Over the long term, most businesses – from large to small – will have to rethink their approaches to the traditional sites, structures, and patterns of work. Perhaps that’s not such a bad thing. And as innovations in the way we work emerge, they may provide a very slim silver lining on an otherwise dark cloud.
But there’s also a very real downside to these developments. Working from home may work for some, but it becomes complicated when schools, childcare, and aged care institutions are also forced to close – blurring the line between formal work and unpaid caring responsibilities. In these areas, women still bear the largest load.
Additionally, for those caught in casual, contingent, and informal work arrangements, with little or no access to additional entitlements including paid leave, the motivation and capacity to “self-isolate” is sharply reduced. And access to the infrastructure and tools of the digital economy is not always guaranteed, making it difficult for some to engage within the parameters of flexible or online work arrangements.
More worryingly, these are the workers who are most vulnerable in the event of an economic contraction, and once pushed out of a position of employment, no matter how insecure, it can be harder to find a way back in. Big corporates, national governments, and global institutions have a role to play to reduce the immediate and long term risks to jobs and livelihoods.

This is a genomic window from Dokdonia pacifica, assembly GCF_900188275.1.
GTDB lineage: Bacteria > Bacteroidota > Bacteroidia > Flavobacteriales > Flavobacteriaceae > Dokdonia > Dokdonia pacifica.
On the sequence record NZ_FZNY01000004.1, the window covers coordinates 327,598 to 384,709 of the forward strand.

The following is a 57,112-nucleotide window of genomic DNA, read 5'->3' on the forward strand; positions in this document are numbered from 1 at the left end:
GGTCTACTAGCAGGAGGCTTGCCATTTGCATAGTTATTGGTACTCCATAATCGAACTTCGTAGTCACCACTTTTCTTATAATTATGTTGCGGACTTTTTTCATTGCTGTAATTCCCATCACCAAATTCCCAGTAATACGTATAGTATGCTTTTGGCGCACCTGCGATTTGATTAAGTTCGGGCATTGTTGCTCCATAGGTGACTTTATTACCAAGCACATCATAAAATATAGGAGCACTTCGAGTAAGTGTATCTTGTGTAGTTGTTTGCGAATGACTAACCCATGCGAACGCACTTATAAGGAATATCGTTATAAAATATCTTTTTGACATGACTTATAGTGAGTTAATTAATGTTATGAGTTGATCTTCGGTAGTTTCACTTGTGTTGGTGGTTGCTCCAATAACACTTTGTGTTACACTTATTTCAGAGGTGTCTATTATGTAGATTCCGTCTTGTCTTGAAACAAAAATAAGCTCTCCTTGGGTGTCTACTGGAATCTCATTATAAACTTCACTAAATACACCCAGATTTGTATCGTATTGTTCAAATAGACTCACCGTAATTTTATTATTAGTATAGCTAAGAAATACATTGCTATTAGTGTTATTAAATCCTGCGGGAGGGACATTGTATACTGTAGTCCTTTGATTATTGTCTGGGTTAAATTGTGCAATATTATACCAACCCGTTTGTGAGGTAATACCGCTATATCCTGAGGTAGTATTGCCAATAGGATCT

While this isn’t an issue that only affects women, it is fair to say that women in Australia and across the globe are disproportionately represented in less secure, lower paid forms of employment. Without targeted and coherent policy measures in place, the short- and long-term workforce impacts of COVID-19 are likely to have a negative impact on these individuals, and on the global agenda to improve women’s economic status. The latter also has implications for the global economy and notions of inclusive growth over the long term.
G20 nations are already considering the broad market and economic impacts of COVID-19, and leaders will no doubt address the issues when they meet in Riyadh later this year. But there’s a lot to consider in an already crowded agenda, and commitments to advance women’s workforce participation may be overshadowed by more immediate political and public health concerns.
The W20 — which engages across a range of issues related to workforce participation, financial and digital inclusion, and inclusive decision-making — is well positioned to advocate on this issue, as are other G20 engagement groups.
But workforce participation is not just a women’s issue, nor is it simply an issue for a small group of global leaders to address. Given its significance for our shared economic, social, and cultural wellbeing, we can all claim a stake in women’s economic participation and empowerment, ensuring it stays on the national agenda and in the global spotlight through the COVID-19 crisis, and into the future.
Professor Caitlin Byrne is the director of the Griffith Asia Institute. Her research is focused on Australian diplomacy with a special interest in Australia’s engagement in the Asia-Pacific region.
This article is published under a Creative Commons Licence and may be republished with attribution.